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National Livestock Genetics Consortium taskforce calls the genetics R&D shots

by Guest Author, 13 March 2018

THE National Livestock Genetics Consortium (NLGC), now a little over 15 months old, has set a goal to increase the value of genetics to the red meat industry by $400 million by 2022, through doubling the rate of annual genetic gain in the commercial livestock industry value chain.

MLA’s general manager for producer consultation & adoption, Michael Crowley

A previous cost benefit analysis of Meat and Livestock Australia investment in genetics research showed that for every dollar invested, the industry benefit was four dollars.

“I think we can do better than that,” MLA general manager of producer consultation and adoption, Michael Crowley told the recent Brisbane Livestock Breeding and Genetics forum.

The NLGC was established in late 2016 and is governed by a skills-based taskforce. The role of the taskforce is to provide a formal industry consultation platform for the investment in livestock genetics led by genetic researchers and key industry stakeholders.

The primary aim of this initiative is to significantly increase the rate of genetic progress achieved in the beef and sheep industries.

The National Livestock Genetics Consortium’s aims include:

  • Doubling the annual rate of improvement in industry genetic value by 2022
  • Coordinating research, reducing timelines and costs ensuring delivery of world leading genetic improvement
  • The seamless transfer of information to industry and provision of easy-to-use data sharing products and services – a national data platform accessible by all industry participants.
  • Improving adoption through unifying the delivery of genetic research, development and adoption across the commercial livestock industry, and
  • Delivering an additional $400 million in industry improvements to the commercial livestock industry value chain.

The Taskforce is jointly chaired by MLA managing director, Richard Norton and NSW Department of Primary Industries senior executive, Dougal Gordon. Current members of the NLGC Taskforce and the sectors they represent are:

  • Northern Beef – Michael Lyons, commercial Brahman breeder, Charters Towers, Qld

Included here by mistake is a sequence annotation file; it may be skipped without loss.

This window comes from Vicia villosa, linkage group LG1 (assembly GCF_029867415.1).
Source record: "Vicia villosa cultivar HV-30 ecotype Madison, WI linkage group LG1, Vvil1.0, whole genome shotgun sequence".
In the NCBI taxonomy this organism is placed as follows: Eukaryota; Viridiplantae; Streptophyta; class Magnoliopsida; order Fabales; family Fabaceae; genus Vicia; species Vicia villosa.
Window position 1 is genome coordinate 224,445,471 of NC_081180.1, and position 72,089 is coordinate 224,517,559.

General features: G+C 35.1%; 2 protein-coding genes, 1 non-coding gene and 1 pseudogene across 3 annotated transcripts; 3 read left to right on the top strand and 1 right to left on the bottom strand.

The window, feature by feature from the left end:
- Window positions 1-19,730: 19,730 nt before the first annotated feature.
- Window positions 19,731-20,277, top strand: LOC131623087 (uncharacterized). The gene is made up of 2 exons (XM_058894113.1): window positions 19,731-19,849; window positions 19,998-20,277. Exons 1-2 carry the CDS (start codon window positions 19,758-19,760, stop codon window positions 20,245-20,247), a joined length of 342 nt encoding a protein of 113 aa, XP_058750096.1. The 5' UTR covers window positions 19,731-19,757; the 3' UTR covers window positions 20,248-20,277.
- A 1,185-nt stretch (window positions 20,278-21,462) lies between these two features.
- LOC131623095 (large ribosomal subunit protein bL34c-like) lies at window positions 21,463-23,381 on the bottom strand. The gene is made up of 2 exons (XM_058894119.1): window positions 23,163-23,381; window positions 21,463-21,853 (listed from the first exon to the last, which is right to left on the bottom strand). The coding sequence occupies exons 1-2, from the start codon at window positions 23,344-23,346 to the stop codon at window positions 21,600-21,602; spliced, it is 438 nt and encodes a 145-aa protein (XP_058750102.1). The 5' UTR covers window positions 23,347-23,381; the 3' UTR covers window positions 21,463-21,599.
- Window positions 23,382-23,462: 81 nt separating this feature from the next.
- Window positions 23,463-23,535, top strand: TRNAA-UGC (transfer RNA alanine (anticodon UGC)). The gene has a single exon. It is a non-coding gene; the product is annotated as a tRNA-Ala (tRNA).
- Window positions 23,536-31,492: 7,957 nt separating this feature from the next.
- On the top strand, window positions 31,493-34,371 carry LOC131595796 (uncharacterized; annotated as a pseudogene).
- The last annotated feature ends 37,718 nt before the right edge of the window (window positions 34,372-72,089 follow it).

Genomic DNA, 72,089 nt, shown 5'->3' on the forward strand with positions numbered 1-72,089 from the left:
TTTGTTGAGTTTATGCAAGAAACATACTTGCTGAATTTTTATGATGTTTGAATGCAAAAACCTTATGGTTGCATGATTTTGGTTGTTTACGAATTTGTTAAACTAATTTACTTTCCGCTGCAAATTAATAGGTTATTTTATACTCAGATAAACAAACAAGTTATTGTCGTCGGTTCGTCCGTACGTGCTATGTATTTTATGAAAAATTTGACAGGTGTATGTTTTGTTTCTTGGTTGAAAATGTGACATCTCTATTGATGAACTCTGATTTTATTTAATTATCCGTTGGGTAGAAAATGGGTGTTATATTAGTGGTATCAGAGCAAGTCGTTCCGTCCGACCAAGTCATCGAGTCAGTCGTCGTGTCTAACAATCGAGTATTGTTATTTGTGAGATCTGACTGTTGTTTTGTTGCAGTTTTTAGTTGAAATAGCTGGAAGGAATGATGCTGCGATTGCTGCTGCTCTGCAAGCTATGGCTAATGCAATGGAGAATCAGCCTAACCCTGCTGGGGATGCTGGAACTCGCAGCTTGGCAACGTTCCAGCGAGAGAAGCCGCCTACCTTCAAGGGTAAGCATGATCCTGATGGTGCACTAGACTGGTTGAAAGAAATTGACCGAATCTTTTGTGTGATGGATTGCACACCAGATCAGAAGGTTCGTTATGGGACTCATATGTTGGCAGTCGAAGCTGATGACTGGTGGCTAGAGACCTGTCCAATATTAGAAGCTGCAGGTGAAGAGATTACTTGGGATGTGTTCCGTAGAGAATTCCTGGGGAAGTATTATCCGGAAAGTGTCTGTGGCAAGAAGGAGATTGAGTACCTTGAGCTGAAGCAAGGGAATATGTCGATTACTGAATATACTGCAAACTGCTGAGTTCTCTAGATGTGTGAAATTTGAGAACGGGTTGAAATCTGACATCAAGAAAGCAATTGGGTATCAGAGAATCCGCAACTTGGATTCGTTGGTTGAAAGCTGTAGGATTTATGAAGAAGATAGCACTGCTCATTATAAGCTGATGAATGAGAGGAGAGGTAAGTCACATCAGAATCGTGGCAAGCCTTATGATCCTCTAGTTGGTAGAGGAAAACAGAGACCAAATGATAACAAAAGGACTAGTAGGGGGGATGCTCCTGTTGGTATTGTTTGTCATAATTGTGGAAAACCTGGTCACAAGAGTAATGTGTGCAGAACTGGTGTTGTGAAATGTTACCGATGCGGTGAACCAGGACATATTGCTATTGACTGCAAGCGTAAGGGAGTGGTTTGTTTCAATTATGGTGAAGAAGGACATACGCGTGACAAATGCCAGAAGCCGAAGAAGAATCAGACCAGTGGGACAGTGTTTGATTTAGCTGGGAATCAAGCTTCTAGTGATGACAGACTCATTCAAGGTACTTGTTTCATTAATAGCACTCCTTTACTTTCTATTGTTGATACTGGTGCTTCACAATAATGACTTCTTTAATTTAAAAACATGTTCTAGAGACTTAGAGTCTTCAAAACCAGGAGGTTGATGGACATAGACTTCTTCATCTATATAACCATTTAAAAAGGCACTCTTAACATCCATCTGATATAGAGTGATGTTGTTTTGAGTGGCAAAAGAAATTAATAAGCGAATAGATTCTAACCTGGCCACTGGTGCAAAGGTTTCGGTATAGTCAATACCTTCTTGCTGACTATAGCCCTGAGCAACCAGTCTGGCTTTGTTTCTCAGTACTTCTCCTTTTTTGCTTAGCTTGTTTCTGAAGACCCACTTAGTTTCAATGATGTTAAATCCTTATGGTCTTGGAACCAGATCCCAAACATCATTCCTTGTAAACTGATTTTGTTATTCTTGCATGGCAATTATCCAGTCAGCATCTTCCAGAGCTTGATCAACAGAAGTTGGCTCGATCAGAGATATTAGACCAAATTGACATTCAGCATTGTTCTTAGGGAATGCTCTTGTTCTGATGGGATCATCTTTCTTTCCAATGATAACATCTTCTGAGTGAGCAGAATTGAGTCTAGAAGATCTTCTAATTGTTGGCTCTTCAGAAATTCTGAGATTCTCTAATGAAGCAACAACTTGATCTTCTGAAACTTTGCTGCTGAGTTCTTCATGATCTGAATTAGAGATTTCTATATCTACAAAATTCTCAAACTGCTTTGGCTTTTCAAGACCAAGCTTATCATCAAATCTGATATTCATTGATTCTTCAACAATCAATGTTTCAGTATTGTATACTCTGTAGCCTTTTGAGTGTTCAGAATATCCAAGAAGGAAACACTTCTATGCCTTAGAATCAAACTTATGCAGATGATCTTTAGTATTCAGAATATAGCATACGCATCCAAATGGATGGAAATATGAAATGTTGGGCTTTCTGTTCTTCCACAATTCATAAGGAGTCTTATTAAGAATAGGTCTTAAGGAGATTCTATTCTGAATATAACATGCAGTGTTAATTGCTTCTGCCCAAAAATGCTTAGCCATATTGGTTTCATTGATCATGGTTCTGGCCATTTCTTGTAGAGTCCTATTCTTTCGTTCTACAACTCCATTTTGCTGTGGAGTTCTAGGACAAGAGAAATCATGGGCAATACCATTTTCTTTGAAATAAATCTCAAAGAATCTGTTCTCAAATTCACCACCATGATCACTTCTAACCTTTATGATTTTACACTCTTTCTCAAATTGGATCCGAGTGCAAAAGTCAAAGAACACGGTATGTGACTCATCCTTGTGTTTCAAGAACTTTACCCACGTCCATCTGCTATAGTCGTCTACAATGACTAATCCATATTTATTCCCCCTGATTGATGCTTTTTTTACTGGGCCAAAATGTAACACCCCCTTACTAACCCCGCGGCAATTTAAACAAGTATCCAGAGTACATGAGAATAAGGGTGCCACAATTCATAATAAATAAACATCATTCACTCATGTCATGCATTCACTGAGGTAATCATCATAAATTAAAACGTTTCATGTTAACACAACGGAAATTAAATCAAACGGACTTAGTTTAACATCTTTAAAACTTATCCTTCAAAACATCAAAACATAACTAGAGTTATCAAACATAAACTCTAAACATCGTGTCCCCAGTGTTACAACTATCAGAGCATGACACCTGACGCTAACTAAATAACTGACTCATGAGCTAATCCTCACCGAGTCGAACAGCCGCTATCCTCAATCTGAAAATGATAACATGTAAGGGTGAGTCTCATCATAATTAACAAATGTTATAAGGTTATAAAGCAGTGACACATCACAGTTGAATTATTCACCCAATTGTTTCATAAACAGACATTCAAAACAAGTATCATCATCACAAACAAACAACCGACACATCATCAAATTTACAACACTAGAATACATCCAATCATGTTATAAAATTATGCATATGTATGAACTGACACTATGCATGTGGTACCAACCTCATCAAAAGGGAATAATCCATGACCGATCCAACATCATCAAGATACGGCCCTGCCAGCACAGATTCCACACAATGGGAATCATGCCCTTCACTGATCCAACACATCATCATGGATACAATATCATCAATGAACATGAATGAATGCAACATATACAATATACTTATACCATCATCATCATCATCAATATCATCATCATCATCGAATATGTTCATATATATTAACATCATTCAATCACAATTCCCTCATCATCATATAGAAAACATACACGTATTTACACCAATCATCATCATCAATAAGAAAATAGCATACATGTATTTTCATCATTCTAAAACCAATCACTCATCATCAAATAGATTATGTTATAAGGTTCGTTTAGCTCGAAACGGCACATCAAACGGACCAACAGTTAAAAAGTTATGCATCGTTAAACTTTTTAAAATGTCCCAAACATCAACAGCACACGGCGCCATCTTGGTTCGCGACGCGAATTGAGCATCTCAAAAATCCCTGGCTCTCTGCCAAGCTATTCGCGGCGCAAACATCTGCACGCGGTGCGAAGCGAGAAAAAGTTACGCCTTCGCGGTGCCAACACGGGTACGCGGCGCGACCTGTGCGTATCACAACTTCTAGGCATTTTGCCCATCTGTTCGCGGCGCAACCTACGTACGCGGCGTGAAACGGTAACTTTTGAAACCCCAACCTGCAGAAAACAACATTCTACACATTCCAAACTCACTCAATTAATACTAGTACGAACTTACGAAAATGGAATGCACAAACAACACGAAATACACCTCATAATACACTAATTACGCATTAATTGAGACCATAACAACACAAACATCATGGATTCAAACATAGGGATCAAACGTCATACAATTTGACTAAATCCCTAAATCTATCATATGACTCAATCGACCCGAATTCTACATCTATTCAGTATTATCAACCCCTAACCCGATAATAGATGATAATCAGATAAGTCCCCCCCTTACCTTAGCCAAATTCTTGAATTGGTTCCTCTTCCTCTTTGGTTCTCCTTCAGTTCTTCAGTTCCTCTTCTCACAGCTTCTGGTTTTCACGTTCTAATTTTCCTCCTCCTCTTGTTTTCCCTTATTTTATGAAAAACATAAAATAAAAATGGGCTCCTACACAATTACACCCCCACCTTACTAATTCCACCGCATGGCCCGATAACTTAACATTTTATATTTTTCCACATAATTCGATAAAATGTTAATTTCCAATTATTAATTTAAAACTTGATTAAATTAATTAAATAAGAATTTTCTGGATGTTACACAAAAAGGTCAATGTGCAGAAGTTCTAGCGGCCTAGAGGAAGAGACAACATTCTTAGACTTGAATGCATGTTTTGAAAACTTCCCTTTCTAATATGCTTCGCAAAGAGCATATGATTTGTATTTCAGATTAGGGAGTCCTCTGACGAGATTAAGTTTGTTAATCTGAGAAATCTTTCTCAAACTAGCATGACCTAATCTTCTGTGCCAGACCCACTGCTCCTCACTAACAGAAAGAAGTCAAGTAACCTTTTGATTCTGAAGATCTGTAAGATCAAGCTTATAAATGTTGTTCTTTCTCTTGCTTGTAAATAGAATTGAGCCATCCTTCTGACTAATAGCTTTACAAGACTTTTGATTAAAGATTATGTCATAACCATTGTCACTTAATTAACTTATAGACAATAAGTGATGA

• Southern Beef – Tom Gubbins; principal of Te Mania Angus stud, Mortlake, Vic
  • Breed Societies – Peter Parnell, CEO of Angus Australia and Brett Coombe, board member of Australian Brahman Breeders Association and manager of a large commercial beef operation.
  • Researchers – Prof Ben Hayes, University of Queensland, Dr Sigrid Lehnert, CSIRO, Dr Julius Van Der Werf, University of New England.
  • Wool – Mark Mortimer, Centre Plus Merino Stud, Tullamore, NSW.
  • Prime lamb – Troy Fischer, Ashmore White Suffolk Stud, Walmsley, SA
  • Processing – Tom Maquire, General Manager, Corporate Services, Teys Australia.
  • Composite breeding – Sam Harburg, general manager, breeding & genetics, NAPCo.
  • Adoption & extension – Danielle England, consultant, Aginnovate, SA.

An annual open call process for project applications related to genetics in the sheep and beef industries has been implemented with proposals being considered by the NLGC Taskforce.

Projects considered to have sufficient merit in terms of their potential to be successful in increasing the rate of genetic progress are recommended for funding through MLA levy funds, or the MLA Donor Company (which requires matching funding from the research organisations involved).

Recommendations from the taskforce are considered by the MLA board in making decisions on major investments into genetics and genomics RD&A that address the NLGC aims.

Hamish Chandler

MLA genetics program manager Hamish Chandler said to date, two call cycles had been completed with more than 25 new genetics R&D projects having been initiated through the NLGC, with a total value of $29 million.

The most recent annual call for research, development and adoption proposals closed on 22 December. A requirement was that the proposals responded to the three NLGC 2018/19 priorities of “Culture change,” “Linking genetics to consumer outcomes” and “New or novel genetics R&D.”

A further 29 projects have been submitted to the current call and were considered by the taskforce in February.

The projects recommended by the taskforce will be considered for funding by the MLA and MDC boards in May.



Reader's Comments

  • Mike Introvigne March 14, 2018

    The first step in adding value to genetics is a system that rewards carcase yield as well as eating quality. So what ever system that is employed to achieve this we need to implement it without further delay. Without such a system there is no point in seedstock producers striving for genetic gain if there is no reward for the commercial production sector. Another key component of delivery increased profits is the adoption of crossbreeding on a much larger scale than currently exists. Take the sheep meat industry, you will struggle to find a meat sheep production system that doesn’t utilise crossbreeding.
    I think NLGC must look at what we already have before spending millions on the next step which appears to many as a job for the boys. Genomics is a key ingredient to optimising genetic gain but we must not overlook the fundementals which I have outlined.

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